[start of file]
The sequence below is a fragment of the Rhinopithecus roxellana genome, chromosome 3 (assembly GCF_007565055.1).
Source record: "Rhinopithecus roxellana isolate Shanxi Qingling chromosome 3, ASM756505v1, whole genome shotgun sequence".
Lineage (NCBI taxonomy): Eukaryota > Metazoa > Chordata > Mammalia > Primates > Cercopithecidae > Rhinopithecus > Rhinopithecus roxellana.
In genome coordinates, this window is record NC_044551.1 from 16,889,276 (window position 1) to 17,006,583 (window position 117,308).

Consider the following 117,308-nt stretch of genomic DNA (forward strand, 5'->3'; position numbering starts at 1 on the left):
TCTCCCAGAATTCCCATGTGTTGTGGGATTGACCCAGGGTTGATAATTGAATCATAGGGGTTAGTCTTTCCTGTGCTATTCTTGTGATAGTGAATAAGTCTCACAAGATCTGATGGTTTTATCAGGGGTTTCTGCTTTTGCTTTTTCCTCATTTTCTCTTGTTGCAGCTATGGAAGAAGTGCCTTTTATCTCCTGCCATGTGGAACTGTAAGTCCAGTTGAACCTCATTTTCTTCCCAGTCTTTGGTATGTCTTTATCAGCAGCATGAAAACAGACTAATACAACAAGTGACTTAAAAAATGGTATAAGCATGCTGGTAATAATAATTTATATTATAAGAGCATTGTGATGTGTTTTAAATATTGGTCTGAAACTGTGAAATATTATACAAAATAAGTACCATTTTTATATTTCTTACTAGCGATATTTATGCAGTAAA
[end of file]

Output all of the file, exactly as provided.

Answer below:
The sequence below is a fragment of the Rhinopithecus roxellana genome, chromosome 3 (assembly GCF_007565055.1).
Source record: "Rhinopithecus roxellana isolate Shanxi Qingling chromosome 3, ASM756505v1, whole genome shotgun sequence".
Lineage (NCBI taxonomy): Eukaryota > Metazoa > Chordata > Mammalia > Primates > Cercopithecidae > Rhinopithecus > Rhinopithecus roxellana.
In genome coordinates, this window is record NC_044551.1 from 16,889,276 (window position 1) to 17,006,583 (window position 117,308).

Consider the following 117,308-nt stretch of genomic DNA (forward strand, 5'->3'; position numbering starts at 1 on the left):
TCTCCCAGAATTCCCATGTGTTGTGGGATTGACCCAGGGTTGATAATTGAATCATAGGGGTTAGTCTTTCCTGTGCTATTCTTGTGATAGTGAATAAGTCTCACAAGATCTGATGGTTTTATCAGGGGTTTCTGCTTTTGCTTTTTCCTCATTTTCTCTTGTTGCAGCTATGGAAGAAGTGCCTTTTATCTCCTGCCATGTGGAACTGTAAGTCCAGTTGAACCTCATTTTCTTCCCAGTCTTTGGTATGTCTTTATCAGCAGCATGAAAACAGACTAATACAACAAGTGACTTAAAAAATGGTATAAGCATGCTGGTAATAATAATTTATATTATAAGAGCATTGTGATGTGTTTTAAATATTGGTCTGAAACTGTGAAATATTATACAAAATAAGTACCATTTTTATATTTCTTACTAGCGATATTTATGCAGTAAA